The Renaissance Restored, a recently published study, bears as its subtitle “Paintings Conservation and the Birth of Modern Art History in Nineteenth-Century Europe,” a qualifying phrase that sets it apart from a rapidly expanding bibliography on the subject of the care and preservation of art.1 The story it tells is of how Italian Renaissance art fared in the decades-long period when it was at the zenith of popular appeal and critical study. Italian Renaissance art was, in this charmed moment, the undisputed worldwide main event: for the scholars in academe, the dealers in their galleries, the curators in the museums, and the robber barons in their opulent salons. Classical, Far Eastern, ethnographic, and even contemporary art were regarded as undercards to the big show. The principal distinction of this carefully researched and dense account of the subject is that its author, Matthew Hayes, is a practicing paintings conservator. Rather more unusual is Hayes’s keen and abiding interest in his profession’s philosophical intent and historical evolution. This is not a “how-to” book, but rather a “why and when” one. Hayes would, undoubtedly, be the first to agree that this “profession” might, more suitably, be described simply as an “activity”; unlike “real” professions (architecture, medicine, law), conservation requires no license, certification, or other proof of competence or integrity.

Caring for paintings had been, since early modern times and even in antiquity, primarily the purview of other artists. The chronicler Giovanni Pietro Bellori (1613–96) has left us perhaps the fullest account of such practice in the story of the Farnese Gallery in Rome, the masterwork executed by Annibale Carracci and his cousin Agostino at the turn of the seventeenth century. Not long after its completion, the great frescoed ceiling developed serious structural and adhesion problems. Duke Ranuccio II Farnese called on Carlo Maratta (1625–1713) to put things right. He was Rome’s foremost painter and the director of its fine arts academy (the Accademia di San Luca). Maratta’s intervention is still admired today for its prudent respect and technical innovation and, finally, its success. The good duke clearly cared about his art; some years later he again commissioned Maratta for an even more delicate undertaking: the restoration of Raphael’s severely weathered “Loggia of Psyche” at the Villa Farnesina at the foot of the Janiculum Hill, near the Tiber.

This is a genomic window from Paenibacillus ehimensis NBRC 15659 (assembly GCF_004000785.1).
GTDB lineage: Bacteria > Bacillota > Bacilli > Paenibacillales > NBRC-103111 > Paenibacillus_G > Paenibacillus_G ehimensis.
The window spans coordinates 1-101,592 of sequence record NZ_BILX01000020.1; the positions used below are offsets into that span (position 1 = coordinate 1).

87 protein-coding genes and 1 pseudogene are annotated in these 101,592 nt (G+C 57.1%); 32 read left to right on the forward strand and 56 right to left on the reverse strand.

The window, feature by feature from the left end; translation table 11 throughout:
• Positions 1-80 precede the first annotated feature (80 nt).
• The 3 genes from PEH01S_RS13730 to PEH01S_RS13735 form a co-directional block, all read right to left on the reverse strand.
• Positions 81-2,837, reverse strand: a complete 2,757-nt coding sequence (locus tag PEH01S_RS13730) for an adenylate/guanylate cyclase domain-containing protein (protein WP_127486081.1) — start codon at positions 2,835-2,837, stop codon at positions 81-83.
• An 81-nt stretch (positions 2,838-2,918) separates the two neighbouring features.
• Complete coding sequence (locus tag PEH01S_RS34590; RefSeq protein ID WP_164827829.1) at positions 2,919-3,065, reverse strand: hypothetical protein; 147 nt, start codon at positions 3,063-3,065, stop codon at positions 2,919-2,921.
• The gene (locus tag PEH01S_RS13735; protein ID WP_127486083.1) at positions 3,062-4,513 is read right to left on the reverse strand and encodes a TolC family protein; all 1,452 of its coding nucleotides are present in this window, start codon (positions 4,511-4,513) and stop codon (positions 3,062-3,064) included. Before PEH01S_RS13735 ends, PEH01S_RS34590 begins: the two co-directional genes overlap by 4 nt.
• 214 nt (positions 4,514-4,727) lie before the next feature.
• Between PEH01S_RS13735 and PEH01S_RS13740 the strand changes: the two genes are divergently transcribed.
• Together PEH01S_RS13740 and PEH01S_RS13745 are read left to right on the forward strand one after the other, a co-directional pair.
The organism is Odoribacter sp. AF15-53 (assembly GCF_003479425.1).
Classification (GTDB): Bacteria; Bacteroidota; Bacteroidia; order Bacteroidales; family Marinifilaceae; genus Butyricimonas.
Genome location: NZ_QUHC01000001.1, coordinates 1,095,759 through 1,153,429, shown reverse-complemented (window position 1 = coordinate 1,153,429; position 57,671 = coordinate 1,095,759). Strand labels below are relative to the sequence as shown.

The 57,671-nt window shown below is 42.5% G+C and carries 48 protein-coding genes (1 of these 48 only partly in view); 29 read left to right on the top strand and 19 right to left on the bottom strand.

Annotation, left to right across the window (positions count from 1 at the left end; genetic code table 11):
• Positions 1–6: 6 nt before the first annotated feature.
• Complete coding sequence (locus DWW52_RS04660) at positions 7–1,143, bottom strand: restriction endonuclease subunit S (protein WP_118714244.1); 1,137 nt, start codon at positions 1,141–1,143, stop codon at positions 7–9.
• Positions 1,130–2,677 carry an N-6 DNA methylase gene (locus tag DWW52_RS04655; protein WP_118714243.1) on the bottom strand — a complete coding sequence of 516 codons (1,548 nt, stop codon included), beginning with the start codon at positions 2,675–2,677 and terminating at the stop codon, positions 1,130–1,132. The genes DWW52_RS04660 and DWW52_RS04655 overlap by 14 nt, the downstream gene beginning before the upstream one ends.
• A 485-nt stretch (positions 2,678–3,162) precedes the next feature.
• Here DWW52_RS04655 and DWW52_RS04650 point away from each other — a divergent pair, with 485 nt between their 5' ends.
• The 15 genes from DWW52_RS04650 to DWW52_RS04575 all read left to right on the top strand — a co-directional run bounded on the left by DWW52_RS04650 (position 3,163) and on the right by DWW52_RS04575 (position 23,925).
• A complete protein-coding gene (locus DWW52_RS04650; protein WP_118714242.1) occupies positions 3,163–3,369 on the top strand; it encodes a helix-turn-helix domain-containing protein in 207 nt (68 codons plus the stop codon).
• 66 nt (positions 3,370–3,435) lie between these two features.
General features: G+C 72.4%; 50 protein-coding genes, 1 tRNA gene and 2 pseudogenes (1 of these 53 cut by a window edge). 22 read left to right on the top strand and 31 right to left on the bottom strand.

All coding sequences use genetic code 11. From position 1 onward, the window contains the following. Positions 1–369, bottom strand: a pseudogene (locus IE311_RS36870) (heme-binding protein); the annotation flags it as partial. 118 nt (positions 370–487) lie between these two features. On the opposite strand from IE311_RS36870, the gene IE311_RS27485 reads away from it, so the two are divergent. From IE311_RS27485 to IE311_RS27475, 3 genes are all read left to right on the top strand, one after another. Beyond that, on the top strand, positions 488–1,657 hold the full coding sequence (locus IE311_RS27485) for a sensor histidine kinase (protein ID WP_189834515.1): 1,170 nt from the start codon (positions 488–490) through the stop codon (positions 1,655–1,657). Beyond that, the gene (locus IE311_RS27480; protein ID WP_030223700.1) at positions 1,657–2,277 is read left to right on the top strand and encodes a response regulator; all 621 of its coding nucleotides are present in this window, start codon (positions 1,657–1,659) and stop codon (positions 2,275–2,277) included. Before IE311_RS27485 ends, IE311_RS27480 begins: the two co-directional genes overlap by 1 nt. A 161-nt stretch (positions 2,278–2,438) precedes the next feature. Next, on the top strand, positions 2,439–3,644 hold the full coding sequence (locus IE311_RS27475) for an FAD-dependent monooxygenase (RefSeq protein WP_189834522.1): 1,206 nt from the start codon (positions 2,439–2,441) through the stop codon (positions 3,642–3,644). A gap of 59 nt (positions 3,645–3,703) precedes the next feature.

Caring for paintings had been, since early modern times and even in antiquity, primarily the purview of other artists. 

Hayes’s attention is firmly fixed on Italy and Italian Renaissance paintings, but he shifts the focus forward to examine how these works were regarded and cared for in the nineteenth century. This is a wise approach, for it was in Italy during this period that modern conservation strategies and techniques began to emerge. The Venetian Pietro Edwards (1744–1821) is a seminal figure in this regard. Having trained as a painter under Gaspare Diziani (1689–1767), Edwards was soon engaged in the preservation of the republic’s vast artistic patrimony. In 1778, he established what was, possibly, Europe’s first studio exclusively devoted to paintings conservation. Edwards also wrote extensively not only about the nuts and bolts of his craft, but also of its philosophical imperatives (his Privata Informazione Preliminare al Progetto di Restauro Generale is an unpublished restoration proposal consigned in the Venetian Senate and dating to 1777). Read today, these considerations appear astonishingly contemporary, from the scrupulous respect paid to original pictorial surfaces to the importance of “reversibility” of materials employed in any and all interventions.

The Renaissance Restored, fittingly, opens with a chapter devoted to Giotto, considered the “father” of Italian art ever since Vasari made that claim. The frescoes that the master and his school executed in the Basilica of Santa Croce in Florence became the object of intense scrutiny once they were discovered under a coat of seventeenth-century whitewash, almost by accident, in 1841. It was a timely event, for it was at this juncture that, particularly in England, the taste for everything “medieval” dominated popular as well as elite imagination. (Both the façade and bell tower of Santa Croce had not been completed by the early nineteenth century. A growing taste for Gothic art at the time prompted the undertaking of several ambitious projects: the completion of Santa Croce’s façade and bell tower as well as of the façade of Santa Maria del Fiore, known as the Duomo. The wealthy English expatriates John Temple Leader and Francis Joseph Sloan partly financed these building programs.)